A Common 'Outlawness': Criminalisation of Muslim Minorities in the UK and Australia
International Journal for Crime, Justice and Social Democracy
Since mass immigration recruitments of the post-war period, 'othered' immigrants to both the UK and Australia have faced 'mainstream' cultural expectations to assimilate, and various forms of state management of their integration. Perceived failure or refusal to integrate has historically been constructed as deviant, though in certain policy phases this tendency has been mitigated by cultural pluralism and official multiculturalism. At critical times, hegemonic racialisation of immigrant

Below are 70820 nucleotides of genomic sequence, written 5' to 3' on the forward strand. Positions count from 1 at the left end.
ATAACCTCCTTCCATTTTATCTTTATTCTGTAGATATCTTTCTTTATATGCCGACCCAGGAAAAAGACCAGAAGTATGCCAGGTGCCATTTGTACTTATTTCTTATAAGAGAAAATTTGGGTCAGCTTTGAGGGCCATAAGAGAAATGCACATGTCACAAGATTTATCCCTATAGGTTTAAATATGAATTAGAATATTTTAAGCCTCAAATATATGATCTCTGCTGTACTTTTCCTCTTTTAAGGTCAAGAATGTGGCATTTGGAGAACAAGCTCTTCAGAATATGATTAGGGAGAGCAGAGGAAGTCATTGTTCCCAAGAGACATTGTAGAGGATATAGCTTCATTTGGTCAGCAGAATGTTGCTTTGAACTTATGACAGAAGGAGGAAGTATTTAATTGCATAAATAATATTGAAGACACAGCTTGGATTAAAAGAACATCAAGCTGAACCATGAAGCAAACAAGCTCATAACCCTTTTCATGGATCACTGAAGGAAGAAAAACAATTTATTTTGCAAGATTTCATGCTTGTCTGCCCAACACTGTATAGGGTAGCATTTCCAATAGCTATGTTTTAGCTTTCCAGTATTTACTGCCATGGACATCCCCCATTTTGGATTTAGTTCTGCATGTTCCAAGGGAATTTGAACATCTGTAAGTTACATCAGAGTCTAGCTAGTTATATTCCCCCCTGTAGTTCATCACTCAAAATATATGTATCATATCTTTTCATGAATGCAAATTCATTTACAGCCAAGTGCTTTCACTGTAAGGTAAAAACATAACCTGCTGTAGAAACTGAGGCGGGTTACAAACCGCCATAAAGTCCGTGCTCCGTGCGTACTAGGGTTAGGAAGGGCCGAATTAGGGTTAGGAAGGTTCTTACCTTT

... ies has entailed their criminalisation, especially that of their young men. In the UK following the 'Rushdie Affair' of 1989, and in both Britain and Australia following these states' involvement in the 1990-91 Gulf War, the 'Muslim Other' was increasingly targeted in cycles of racialised moral panic. This has intensified dramatically since the 9/11 terrorist attacks and the ensuing 'War on Terror'. The young men of Muslim immigrant communities in both these nations have, over the subsequent period, been the subject of heightened popular and state Islamophobia in relation to: perceived 'ethnic gangs'; alleged deviant, predatory masculinity including so-called 'ethnic gang rape'; and paranoia about Islamist 'radicalisation' and its supposed bolstering of terrorism. In this context, the earlier, more genuinely social-democratic and egalitarian, aspects of state approaches to 'integration' have been supplanted, briefly glossed by a rhetoric of 'social inclusion', by reversion to increasingly oppressive assimilationist and socially controlling forms of integrationism. This article presents some preliminary findings from fieldwork in Greater Manchester over 2012, showing how mainly British-born Muslims of immigrant background have experienced these processes.